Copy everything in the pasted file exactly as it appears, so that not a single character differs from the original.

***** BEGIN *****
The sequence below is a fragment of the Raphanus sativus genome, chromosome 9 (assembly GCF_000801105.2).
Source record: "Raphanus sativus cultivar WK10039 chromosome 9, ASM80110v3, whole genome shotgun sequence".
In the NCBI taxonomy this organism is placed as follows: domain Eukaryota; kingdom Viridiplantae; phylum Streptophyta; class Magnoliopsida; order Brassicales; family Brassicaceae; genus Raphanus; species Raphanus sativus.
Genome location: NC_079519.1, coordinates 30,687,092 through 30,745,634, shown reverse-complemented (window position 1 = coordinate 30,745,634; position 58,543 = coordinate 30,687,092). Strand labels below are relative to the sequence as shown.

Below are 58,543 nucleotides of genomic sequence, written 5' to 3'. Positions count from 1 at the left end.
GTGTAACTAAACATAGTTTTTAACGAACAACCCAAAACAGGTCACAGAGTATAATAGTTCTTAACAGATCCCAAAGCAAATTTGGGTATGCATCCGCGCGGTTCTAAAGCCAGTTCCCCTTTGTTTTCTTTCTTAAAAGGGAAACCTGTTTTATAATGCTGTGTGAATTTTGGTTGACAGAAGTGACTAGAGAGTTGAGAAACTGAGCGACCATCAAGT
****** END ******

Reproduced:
The sequence below is a fragment of the Raphanus sativus genome, chromosome 9 (assembly GCF_000801105.2).
Source record: "Raphanus sativus cultivar WK10039 chromosome 9, ASM80110v3, whole genome shotgun sequence".
In the NCBI taxonomy this organism is placed as follows: domain Eukaryota; kingdom Viridiplantae; phylum Streptophyta; class Magnoliopsida; order Brassicales; family Brassicaceae; genus Raphanus; species Raphanus sativus.
Genome location: NC_079519.1, coordinates 30,687,092 through 30,745,634, shown reverse-complemented (window position 1 = coordinate 30,745,634; position 58,543 = coordinate 30,687,092). Strand labels below are relative to the sequence as shown.

Below are 58,543 nucleotides of genomic sequence, written 5' to 3'. Positions count from 1 at the left end.
GTGTAACTAAACATAGTTTTTAACGAACAACCCAAAACAGGTCACAGAGTATAATAGTTCTTAACAGATCCCAAAGCAAATTTGGGTATGCATCCGCGCGGTTCTAAAGCCAGTTCCCCTTTGTTTTCTTTCTTAAAAGGGAAACCTGTTTTATAATGCTGTGTGAATTTTGGTTGACAGAAGTGACTAGAGAGTTGAGAAACTGAGCGACCATCAAGT